Creative Living Blog

How to Make a Dried Citrus Garland 

and Celebrate at Home, the Festive Edition, with Rust Bloom 

This year, I’m extremely mindful to not to let my to do list swamp my enjoyment of the festive season. I’m saying no to jobs that feel like work for the sake of being busy. And for all my immediate family’s sake, I want our home to feel like a restful haven from the choas outside. I’m keeping the razzle dazzle of tinsel hidden away, and opting for a calmer decor scheme that is a little more harmonious with nature. So for maximum impact with minimum workload, I’ve teamed up with my local Greenwich and Blackheath florist, George Holmes at Rust Bloom. 

Rust Bloom deliver wreaths and fresh produce boxes across several SE10 postcodes. Plus, you can also book the Celebrate at Home service, pictured here, where all your festive #nofloralfoam tablescaping is done for you. George delivers a box filled with small, ready styled vases, taper candles and holders, tealights and voltives and festive additions to scatter across your table. And when you are done a week later, she’ll collect all the vases and props you no longer need.   

Wreath by Rustbloom (gifted) 

Celebrate at Home by Rustbloom (gifted)

Dried Citrus Garland by Charlotte Argyrou 

creative living blog christmas home decor
Charlotte Argyrou creative living blog festive home decor inspiration
Creative living blog christmas tablescape

How to Make a Dried Citrus Garland

1. Slice red grapefruit and oranges thinly – around 5mm. Don’t sweat it if you are not Gordon Ramsey when it comes to cutting evenly. It really won’t matter if each slice isn’t identical.

2. Arrange the sliced fruit on baking parchment on a baking tray so they do not overlap. I used around 3/4 trays to create the garland you see pictured.

3. Bake in a low heat, around 90 degrees C. Flip them over every 30 mins (or when you remember). It takes around 4-6 hours, depending on the thickness of the fruit. I baked mine for 4 hours, but popped them back in the oven after cooking meals for the next couple of days to save the elecricity. Don’t be tempted to increase the temperature to speed things along – they will burn and go brown and crispy.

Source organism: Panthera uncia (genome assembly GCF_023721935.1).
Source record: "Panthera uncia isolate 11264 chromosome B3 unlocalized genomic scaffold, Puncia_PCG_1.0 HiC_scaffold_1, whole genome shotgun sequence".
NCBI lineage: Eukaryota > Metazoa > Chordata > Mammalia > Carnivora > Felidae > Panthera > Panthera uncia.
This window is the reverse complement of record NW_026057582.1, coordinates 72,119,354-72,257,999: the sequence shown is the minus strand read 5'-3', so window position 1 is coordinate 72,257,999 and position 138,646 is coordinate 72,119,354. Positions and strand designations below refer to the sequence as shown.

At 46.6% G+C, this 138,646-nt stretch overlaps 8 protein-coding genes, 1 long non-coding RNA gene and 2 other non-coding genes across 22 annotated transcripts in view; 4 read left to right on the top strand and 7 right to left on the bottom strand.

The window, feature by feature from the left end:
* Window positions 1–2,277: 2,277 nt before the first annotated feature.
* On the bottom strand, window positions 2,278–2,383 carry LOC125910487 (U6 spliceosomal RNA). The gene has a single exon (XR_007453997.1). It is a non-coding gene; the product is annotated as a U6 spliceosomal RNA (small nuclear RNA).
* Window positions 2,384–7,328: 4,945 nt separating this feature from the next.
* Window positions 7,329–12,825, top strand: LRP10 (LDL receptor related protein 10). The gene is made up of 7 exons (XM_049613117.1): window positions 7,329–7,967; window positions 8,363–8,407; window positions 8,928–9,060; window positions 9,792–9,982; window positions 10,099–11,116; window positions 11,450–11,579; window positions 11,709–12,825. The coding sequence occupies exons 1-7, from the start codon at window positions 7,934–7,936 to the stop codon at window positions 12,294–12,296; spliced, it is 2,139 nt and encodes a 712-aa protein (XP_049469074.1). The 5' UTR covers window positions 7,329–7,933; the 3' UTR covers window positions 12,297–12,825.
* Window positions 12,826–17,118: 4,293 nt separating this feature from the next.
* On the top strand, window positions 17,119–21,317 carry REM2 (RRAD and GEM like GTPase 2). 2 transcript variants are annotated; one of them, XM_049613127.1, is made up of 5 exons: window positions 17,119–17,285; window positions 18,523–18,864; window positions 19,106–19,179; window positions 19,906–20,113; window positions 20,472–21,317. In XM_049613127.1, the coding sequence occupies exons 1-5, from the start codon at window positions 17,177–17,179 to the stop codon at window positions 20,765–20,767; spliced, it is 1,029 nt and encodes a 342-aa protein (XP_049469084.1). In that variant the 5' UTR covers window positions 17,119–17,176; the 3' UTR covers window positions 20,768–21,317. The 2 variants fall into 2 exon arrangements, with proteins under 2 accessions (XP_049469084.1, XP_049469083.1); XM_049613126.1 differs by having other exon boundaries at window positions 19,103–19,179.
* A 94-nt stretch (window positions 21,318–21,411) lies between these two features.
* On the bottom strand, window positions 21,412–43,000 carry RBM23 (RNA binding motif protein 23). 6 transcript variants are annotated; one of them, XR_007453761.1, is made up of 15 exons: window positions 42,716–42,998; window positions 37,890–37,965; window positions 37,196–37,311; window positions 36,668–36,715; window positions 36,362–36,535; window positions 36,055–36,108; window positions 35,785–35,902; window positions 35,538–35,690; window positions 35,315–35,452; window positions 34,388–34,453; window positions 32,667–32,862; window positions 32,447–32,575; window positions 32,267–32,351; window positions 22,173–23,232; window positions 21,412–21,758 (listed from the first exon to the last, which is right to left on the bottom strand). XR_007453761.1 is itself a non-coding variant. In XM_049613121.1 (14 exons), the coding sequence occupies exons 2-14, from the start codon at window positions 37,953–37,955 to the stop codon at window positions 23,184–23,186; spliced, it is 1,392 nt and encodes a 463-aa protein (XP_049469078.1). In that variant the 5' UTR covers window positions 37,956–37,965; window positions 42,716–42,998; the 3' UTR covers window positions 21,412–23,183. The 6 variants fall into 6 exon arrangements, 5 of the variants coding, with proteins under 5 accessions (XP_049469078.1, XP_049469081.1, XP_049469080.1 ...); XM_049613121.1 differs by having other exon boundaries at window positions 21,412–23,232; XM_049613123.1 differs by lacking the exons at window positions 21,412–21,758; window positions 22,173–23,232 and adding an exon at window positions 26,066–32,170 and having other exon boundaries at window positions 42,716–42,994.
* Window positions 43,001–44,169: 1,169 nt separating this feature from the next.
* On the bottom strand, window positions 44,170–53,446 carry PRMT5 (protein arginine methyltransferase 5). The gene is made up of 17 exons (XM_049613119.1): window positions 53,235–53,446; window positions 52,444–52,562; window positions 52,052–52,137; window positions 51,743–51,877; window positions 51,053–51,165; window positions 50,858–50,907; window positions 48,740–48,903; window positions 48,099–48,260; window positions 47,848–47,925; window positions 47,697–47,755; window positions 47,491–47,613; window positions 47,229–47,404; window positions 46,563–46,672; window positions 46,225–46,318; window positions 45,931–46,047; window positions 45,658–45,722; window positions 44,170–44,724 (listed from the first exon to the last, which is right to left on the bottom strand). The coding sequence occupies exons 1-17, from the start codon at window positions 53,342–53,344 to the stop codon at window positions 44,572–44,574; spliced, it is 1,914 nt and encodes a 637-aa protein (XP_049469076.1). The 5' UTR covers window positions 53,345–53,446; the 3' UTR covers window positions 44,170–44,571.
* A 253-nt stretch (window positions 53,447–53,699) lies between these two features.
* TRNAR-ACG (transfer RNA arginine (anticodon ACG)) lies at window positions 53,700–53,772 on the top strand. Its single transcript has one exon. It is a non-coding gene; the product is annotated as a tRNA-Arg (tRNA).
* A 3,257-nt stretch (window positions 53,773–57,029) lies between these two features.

4. Remove from the oven when no juice remains. Allow to cool. 

5. Thread using craft or floristry wire (I use this from Hobbycraft, which hold its shape really well), leaving a few cm at each end to make into a loop for hanging. Stitch as close to the white pith as possible – the fruit is less likely to tear that way. I created my garland in 50cm lengths to make it easy to handle. Twist the wire ends of each section together to extend your garland.

Remember, your local florist is your best resource for flowers that are fresh and responsibly-sourced. If you want a more natural decor scheme this Christmas, steer away from supermarket flowers with unnatural dyes and glitter elements, and ask your florist for tips about what’s in season and what will last indoors throughout the holidays. I’ve loved this combination of outsourcing the floristry and wreath-making to my local expert, George at Rust Bloom, leaving me more time for mindful crafting with my children. Do please tag me on social if you make your own garland inspired by this post. 

Find Out More

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love Charlotte

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